Ingot Casting Optimization at Třinecké železárny

Třinecké železárny (TŽ) is a well-known producer of cast ingots. Reliable and stable production processes and high quality and cleanness of all products are constant requirements. Due to the continuously increasing demands for both, improved quality and, at the same time reduced costs, TŽ recently decided to revise and subsequently optimize their entire ingot casting line.

For an effective revision of the complex production processes, the experts at TŽ needed adequate tools. They quickly recognized the potential of the latest release of MAGMA5, offering autonomous optimization and tools for an effective evaluation and assessment.

Original casting design

The first ingot chosen for an optimization was a slim, tall, cylindrical steel ingot with a weight of approximately 5 tons, cast in a cluster of four. For stripping purposes, the original shape of the ingot resembled the letter “A”, providing inverse conicity. With this shape, TŽ had produced good quality ingots thus far, but to meet new specifications, the amount of centerline macroshrinkage had to be reduced. The optimization target was to develop an improved casting shape by autonomously simulating a number of possible solutions.


Centerline macroporosity as calculated and analyzed visually

A combination of design of experiments and genetic algorithms should be used to investigate the impact of possible variations of the ingot body, its head and insulation. Also, the layout of the steel die was open to modification, to support optimal robustness of the casting process and meet the new quality demands.

First, the engineers from TŽ analyzed the current production process to identify the root causes for the observed macroshrinkage. One of the ingots was sectioned and the porosity was analyzed. Subsequently, the steel die was modified to position five thermocouples along the height of one of the four ingots, allowing for precise temperature measurements during the casting process. These temperature recordings were then used to obtain optimal height-dependent heat transfer coefficients for MAGMASOFT®, matching the measured and calculated temperature curves.

Based on the good agreement between the simulation and reality, the next step was to set up an autonomous optimization following multiple objectives. To identify the best set of process parameters and geometrical features, two objectives were defined:

1.) minimum shrinkage porosity,
2.) minimum centerline microporosity.

Since a casting free of macroscopic shrinkage was required according to the new specifications, the allowed porosity in each of the evaluation areas of the ingot body was set to 0 %. In total, 11 independent casting and geometric design variables were used in the optimization procedure, covering the flow profile during teeming, the dimensions of the ingot, its head, the insulating sleeve as well as the steel die and the pouring temperature. MAGMA5 was then used to autonomously generate a first set of designs and eight following generations. The created and tested variations were comprehensive, and they covered options not exploited by the engineers by practical trials in the past.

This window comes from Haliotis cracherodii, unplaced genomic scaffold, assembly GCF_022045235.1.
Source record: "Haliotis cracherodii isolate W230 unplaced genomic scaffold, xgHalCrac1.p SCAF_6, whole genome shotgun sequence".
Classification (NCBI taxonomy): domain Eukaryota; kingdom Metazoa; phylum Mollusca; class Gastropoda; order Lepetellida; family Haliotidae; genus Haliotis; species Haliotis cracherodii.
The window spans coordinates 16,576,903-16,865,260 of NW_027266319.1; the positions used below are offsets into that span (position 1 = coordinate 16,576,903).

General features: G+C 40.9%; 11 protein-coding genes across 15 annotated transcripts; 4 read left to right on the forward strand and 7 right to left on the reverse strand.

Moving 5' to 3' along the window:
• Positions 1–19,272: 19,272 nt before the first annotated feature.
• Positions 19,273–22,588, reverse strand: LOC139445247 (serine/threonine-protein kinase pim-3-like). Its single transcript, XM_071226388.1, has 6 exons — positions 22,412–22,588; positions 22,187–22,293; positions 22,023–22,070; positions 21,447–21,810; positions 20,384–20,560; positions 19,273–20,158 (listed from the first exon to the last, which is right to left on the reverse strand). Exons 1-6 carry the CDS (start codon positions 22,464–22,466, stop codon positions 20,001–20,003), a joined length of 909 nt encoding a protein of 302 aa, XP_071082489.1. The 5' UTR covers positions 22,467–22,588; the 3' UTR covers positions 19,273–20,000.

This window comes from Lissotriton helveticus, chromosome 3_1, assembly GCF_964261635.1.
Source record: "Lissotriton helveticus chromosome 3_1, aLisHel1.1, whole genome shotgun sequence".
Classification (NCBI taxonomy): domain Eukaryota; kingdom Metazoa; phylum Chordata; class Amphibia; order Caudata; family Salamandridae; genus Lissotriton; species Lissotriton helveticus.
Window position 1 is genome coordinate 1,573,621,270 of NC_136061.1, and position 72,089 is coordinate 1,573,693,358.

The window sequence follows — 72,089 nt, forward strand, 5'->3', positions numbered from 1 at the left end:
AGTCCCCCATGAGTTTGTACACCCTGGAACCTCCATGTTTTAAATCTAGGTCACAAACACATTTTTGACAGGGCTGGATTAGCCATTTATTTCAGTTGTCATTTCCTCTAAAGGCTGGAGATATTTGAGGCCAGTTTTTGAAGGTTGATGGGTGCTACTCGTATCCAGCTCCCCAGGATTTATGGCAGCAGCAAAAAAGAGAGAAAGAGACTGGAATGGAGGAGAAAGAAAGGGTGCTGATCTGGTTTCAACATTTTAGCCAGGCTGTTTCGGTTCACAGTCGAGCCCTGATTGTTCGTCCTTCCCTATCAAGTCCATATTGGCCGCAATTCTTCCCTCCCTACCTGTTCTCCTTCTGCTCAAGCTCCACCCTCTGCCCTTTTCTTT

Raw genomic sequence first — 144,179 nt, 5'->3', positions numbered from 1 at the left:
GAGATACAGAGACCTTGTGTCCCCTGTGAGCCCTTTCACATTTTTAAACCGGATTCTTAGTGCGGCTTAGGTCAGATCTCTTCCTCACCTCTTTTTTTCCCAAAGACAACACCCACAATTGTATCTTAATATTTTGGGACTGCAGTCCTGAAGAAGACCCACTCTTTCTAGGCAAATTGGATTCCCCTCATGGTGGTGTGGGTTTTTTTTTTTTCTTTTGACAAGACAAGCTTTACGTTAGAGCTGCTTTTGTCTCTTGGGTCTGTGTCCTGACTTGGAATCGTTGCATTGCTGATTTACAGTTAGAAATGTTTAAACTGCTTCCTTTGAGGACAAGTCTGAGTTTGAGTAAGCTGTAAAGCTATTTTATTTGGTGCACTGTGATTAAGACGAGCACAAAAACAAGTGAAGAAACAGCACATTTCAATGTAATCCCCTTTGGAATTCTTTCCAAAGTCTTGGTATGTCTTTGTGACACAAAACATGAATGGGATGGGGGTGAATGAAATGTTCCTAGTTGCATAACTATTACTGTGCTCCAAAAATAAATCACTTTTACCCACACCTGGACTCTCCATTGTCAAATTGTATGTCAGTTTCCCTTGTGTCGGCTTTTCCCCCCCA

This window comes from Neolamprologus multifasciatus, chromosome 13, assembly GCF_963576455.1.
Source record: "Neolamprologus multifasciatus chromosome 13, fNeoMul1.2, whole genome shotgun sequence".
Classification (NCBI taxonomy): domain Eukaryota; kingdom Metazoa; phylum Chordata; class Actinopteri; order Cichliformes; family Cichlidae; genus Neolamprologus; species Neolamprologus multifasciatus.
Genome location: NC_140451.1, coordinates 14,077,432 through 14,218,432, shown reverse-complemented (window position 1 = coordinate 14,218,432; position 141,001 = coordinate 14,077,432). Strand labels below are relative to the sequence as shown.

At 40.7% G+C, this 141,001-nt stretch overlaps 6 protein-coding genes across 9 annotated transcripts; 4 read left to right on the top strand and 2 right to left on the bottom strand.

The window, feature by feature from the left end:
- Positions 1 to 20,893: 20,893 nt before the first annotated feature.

The engineers evaluated the analyzed designs in the assessment perspective. According to the ranking, the top five designs led to similar values regarding the objectives, offering the engineers the chance to select the best design out of those five in terms of costs of production.

The evaluation of the main effect diagrams revealed a strong correlation between the height of the ingot head with the centerline and macroporosity.

Below a critical height, considerable macroscopic shrinkage porosity and centerline shrinkage form in the ingot body. These designs were unacceptable for TŽ and therefore excluded from further assessment.

Main effect diagrams: Influence of the height of the ingot head on macro- and centerline shrinkage

o draw a final conclusion, the engineers evaluated the effects of the remaining geometrical parameters. The best design features a “V”-shape instead of the formerly used “A”-shape, significantly improving directional solidification. In addition, the new shape of the ingot head is conical and not, as previously, straight. Together with a modified insulating sleeve, this design provides the best overall results in terms of feeding efficiency.


Heating curves for different thermocouple positions as measured and calculated in MAGMA5

The macroporosity results of this new design are in compliance with the customer’s requirements. A remaining amount of microporosity is also within the specification, as previous research at TŽ has proven that the subsequent forging will close this porosity entirely.

At the end of the optimization process, the TŽ engineers had successfully used the means of autonomous optimization to significantly improve the ingot casting process and meet the new requirements, saving time and resources.

Simulation results of the optimal ingot design

Třinecké železárny / Moravia Steel is the biggest steel producer in the Czech Republic, dating back to the early 19th century. Together with numerous subsidiaries, the company ranks among the most significant industrial groups in Mid-Europe. At present, their products are exported to more than 60 countries all over the world, covering the production of rail, wire rods, semi-finished products such as ingots, rolled blooms, billets and slabs, etc. Třinecké železárny has long a tradition of using MAGMASOFT®.

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